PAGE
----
As a representative payee, you have a duty to use the Social Security benefits for the sole benefit of the disabled individual. You were named representative payee because SSA determined that the disabled person was unable to manage their own finances. If that situation has changed, the disabled individual can contact SSA and ask for removal of their representative payee. SSA may require some sort of examination or meeting with the individual before making the change.
If you have been using the money for appropriate expenses, you will should not have any problems with SSA. If you want to review the rules for representative payees, go here: http://www.ssa.gov/pubs/EN-05-10076.pdf
Here is a brief quote from the representative payee manual:
"First, you must make sure the beneficiary’s day-
to-day needs for food and shelter are met. Then, the
money can be used for any of the beneficiary’s medical
and dental care that is not covered by health insurance,
and for personal needs, such as clothing and recreation.
If there is money left after you pay for the beneficiary’s
needs, it must be saved, preferably in an interest-
bearing account or U.S. Savings Bonds."
As may be stated elsewhere on this site, my comments should not be construed as legal advice. Until I have signed an attorney fee agreement with you, I do not represent you. Reviewing comments by attorneys on any website can be helpful, but should not be considered a replacement for representation by actual legal counsel.
I agree with Mr. Prig more. Also, as a representative payee, you should have used the monies as you described (for the child's upbringing). Explain to them that the money was not for them but for the upbringing.
If SSA decides to investigate, I would strongly suggest seeking a social security attorney to assist you.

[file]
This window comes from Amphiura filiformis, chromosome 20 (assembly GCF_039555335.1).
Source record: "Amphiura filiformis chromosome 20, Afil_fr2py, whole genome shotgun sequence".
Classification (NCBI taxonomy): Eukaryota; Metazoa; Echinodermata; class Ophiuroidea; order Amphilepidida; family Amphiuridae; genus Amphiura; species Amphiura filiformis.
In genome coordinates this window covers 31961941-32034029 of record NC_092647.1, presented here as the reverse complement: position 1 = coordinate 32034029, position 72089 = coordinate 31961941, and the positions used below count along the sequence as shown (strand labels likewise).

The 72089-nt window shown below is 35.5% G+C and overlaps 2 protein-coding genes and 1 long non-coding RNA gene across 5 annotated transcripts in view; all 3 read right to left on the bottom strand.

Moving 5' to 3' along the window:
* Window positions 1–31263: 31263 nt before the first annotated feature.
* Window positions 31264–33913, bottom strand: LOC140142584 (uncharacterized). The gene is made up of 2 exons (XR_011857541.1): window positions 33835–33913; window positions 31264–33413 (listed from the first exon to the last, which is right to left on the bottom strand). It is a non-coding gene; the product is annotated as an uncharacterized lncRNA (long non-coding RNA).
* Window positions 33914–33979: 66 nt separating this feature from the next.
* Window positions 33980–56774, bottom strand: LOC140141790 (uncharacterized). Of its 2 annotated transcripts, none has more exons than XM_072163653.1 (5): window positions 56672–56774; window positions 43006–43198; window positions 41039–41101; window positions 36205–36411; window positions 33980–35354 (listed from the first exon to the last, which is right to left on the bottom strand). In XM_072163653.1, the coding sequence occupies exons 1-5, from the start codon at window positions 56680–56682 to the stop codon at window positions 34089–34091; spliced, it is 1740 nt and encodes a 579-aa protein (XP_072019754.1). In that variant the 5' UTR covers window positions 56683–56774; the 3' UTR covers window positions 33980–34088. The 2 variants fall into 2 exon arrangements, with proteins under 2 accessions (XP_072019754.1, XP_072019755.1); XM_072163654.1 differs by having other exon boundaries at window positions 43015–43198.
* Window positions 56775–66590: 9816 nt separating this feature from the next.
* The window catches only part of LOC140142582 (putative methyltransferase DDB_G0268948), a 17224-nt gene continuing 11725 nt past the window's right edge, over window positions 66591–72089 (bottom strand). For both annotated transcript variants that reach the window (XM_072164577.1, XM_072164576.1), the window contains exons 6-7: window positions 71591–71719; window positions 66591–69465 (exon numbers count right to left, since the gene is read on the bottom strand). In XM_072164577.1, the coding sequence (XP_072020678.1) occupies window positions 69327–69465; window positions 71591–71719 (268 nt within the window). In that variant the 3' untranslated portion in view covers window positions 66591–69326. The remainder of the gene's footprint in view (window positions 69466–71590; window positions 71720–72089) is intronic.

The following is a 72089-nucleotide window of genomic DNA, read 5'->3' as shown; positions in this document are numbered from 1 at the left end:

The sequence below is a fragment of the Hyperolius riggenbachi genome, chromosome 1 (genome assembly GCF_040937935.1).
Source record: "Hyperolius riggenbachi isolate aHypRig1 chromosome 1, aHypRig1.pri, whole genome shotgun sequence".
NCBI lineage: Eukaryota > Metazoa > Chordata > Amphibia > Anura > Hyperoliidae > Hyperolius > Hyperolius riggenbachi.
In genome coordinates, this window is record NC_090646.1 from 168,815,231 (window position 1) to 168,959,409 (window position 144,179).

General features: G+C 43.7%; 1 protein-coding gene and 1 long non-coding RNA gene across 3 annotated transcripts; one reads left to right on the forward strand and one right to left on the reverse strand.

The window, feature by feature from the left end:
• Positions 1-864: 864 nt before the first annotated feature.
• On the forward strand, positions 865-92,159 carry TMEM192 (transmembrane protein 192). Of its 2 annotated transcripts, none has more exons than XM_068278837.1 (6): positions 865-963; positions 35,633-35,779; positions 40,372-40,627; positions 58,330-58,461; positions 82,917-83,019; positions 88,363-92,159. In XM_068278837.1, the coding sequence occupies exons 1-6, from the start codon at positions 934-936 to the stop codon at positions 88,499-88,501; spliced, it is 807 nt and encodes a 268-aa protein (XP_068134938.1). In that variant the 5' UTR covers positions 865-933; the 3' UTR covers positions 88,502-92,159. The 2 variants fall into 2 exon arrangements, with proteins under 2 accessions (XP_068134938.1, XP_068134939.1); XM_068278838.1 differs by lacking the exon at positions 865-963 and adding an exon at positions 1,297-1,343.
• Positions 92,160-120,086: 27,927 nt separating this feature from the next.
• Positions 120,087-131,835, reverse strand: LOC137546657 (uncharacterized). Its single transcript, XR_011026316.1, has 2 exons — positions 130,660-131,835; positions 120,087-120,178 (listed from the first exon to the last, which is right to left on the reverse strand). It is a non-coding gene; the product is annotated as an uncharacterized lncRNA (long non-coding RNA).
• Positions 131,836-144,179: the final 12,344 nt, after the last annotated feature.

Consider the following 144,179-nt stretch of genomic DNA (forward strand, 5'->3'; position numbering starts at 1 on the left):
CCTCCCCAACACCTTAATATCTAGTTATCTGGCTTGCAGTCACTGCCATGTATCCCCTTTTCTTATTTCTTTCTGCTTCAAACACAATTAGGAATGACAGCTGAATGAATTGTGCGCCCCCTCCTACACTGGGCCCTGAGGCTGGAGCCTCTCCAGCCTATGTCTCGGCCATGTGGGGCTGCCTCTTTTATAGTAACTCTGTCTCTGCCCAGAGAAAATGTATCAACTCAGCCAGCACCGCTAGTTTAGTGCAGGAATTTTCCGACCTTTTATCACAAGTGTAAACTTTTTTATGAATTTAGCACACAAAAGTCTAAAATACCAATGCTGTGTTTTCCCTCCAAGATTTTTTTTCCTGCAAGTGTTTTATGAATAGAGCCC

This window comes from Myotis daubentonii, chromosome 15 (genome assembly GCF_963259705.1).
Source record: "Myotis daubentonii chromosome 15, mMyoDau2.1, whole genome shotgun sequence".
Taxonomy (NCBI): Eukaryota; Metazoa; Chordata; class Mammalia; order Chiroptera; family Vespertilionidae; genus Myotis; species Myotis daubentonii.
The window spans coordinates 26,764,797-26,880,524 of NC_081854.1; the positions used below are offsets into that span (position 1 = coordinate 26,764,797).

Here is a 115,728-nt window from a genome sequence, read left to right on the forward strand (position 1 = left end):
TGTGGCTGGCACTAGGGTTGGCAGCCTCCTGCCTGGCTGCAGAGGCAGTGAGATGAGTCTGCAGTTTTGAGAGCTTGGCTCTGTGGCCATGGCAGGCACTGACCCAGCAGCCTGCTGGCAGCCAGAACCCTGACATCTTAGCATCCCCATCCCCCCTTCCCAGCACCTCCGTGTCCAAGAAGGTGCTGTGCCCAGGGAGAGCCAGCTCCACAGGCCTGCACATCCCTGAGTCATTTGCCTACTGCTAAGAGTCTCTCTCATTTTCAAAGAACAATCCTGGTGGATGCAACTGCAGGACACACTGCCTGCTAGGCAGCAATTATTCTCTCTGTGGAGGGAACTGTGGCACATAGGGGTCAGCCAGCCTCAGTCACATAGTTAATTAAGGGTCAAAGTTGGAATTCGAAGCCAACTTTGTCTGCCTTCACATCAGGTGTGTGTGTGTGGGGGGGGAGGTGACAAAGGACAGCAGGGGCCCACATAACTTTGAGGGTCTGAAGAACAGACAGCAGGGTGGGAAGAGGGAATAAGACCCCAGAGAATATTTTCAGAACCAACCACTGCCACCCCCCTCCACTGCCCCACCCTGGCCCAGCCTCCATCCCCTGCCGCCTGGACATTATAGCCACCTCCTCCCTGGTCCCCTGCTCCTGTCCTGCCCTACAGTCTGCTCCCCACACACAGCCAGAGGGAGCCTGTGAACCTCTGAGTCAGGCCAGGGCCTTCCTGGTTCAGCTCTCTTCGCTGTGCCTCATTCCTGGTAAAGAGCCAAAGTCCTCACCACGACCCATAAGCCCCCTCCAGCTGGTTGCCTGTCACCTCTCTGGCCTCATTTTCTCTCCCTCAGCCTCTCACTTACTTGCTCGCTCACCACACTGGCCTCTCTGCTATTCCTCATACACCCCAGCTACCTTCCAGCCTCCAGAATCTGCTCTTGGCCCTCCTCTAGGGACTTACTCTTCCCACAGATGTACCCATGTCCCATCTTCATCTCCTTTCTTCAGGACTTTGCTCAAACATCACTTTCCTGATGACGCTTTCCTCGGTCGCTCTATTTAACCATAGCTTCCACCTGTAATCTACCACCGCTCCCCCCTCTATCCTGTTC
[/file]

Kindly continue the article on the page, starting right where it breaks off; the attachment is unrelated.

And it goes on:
Children often expect that the Rep Payee should hand over a bank account full of money when they turn 18 but as you have been advised, the Rep Payee is supposed to use the funds for the child's needs and there is no requirement nor any expectation that the Rep Payee will accumulate funds for the child. If you used the funds for the child's benefit and you can document that fact, then you have nothing to worry about.
It is impossible to give specific answers to questions without meeting and fully discussing all of the potential issues that may not be addressed by your question. The answer(s) provided should be considered general information and are not legal advice. Only after a thorough personal consultation could specific legal advice be given. Viewing this information is not intended to create, and does not constitute, an attorney-client relationship. To enter such a relationship you and I would need to consult in person and form a mutually agreeable written contract of engagement. The answer(s) provided in this forum is intended to educate you and point to issues for you to raise in a consultation with a lawyer of your choosing who is appropriately competent in the field of law that your question concerns and who is duly licensed to practice in the jurisdiction where you live and/or where the events giving rise to your question occurred. You should not take any action that might affect your claim(s) without first seeking the professional opinion of a licensed attorney. There are often strict deadlines for filing suit, responding to a suit or making an appeal and you need to personally consult with an attorney to make sure that you understand and meet those deadlines.